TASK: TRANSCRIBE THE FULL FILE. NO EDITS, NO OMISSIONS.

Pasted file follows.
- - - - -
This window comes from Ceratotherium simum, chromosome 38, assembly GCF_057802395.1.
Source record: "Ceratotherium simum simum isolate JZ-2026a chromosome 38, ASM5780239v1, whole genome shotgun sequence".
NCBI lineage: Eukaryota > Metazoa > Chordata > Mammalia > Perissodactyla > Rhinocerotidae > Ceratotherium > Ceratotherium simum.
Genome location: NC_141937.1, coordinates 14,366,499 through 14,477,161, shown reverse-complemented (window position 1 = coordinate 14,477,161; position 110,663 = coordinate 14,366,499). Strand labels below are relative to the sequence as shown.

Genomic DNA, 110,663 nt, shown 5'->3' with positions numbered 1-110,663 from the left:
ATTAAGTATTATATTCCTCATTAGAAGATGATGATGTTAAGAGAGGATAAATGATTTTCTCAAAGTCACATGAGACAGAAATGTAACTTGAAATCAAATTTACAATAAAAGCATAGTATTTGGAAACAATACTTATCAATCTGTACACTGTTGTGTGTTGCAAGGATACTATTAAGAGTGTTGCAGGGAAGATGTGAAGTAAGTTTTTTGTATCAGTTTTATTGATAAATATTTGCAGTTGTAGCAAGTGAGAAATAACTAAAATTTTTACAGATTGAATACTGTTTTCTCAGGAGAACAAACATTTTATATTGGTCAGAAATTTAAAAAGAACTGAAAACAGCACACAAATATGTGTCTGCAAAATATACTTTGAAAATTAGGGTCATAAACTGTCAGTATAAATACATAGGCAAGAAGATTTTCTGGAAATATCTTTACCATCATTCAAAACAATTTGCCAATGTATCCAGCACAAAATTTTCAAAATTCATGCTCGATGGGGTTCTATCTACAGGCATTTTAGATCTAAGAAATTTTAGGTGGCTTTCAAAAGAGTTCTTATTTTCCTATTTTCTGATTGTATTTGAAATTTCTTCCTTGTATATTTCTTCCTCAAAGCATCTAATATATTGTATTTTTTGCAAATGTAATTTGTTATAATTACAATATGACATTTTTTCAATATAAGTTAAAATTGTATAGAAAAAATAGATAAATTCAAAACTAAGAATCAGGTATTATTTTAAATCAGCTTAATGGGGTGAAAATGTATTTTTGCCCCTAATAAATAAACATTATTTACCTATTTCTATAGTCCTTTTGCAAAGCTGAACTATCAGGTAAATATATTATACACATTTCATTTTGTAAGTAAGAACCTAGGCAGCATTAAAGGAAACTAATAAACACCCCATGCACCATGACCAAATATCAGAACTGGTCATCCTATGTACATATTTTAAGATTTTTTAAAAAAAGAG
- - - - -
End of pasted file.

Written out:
This window comes from Ceratotherium simum, chromosome 38, assembly GCF_057802395.1.
Source record: "Ceratotherium simum simum isolate JZ-2026a chromosome 38, ASM5780239v1, whole genome shotgun sequence".
NCBI lineage: Eukaryota > Metazoa > Chordata > Mammalia > Perissodactyla > Rhinocerotidae > Ceratotherium > Ceratotherium simum.
Genome location: NC_141937.1, coordinates 14,366,499 through 14,477,161, shown reverse-complemented (window position 1 = coordinate 14,477,161; position 110,663 = coordinate 14,366,499). Strand labels below are relative to the sequence as shown.

Genomic DNA, 110,663 nt, shown 5'->3' with positions numbered 1-110,663 from the left:
ATTAAGTATTATATTCCTCATTAGAAGATGATGATGTTAAGAGAGGATAAATGATTTTCTCAAAGTCACATGAGACAGAAATGTAACTTGAAATCAAATTTACAATAAAAGCATAGTATTTGGAAACAATACTTATCAATCTGTACACTGTTGTGTGTTGCAAGGATACTATTAAGAGTGTTGCAGGGAAGATGTGAAGTAAGTTTTTTGTATCAGTTTTATTGATAAATATTTGCAGTTGTAGCAAGTGAGAAATAACTAAAATTTTTACAGATTGAATACTGTTTTCTCAGGAGAACAAACATTTTATATTGGTCAGAAATTTAAAAAGAACTGAAAACAGCACACAAATATGTGTCTGCAAAATATACTTTGAAAATTAGGGTCATAAACTGTCAGTATAAATACATAGGCAAGAAGATTTTCTGGAAATATCTTTACCATCATTCAAAACAATTTGCCAATGTATCCAGCACAAAATTTTCAAAATTCATGCTCGATGGGGTTCTATCTACAGGCATTTTAGATCTAAGAAATTTTAGGTGGCTTTCAAAAGAGTTCTTATTTTCCTATTTTCTGATTGTATTTGAAATTTCTTCCTTGTATATTTCTTCCTCAAAGCATCTAATATATTGTATTTTTTGCAAATGTAATTTGTTATAATTACAATATGACATTTTTTCAATATAAGTTAAAATTGTATAGAAAAAATAGATAAATTCAAAACTAAGAATCAGGTATTATTTTAAATCAGCTTAATGGGGTGAAAATGTATTTTTGCCCCTAATAAATAAACATTATTTACCTATTTCTATAGTCCTTTTGCAAAGCTGAACTATCAGGTAAATATATTATACACATTTCATTTTGTAAGTAAGAACCTAGGCAGCATTAAAGGAAACTAATAAACACCCCATGCACCATGACCAAATATCAGAACTGGTCATCCTATGTACATATTTTAAGATTTTTTAAAAAAAGAG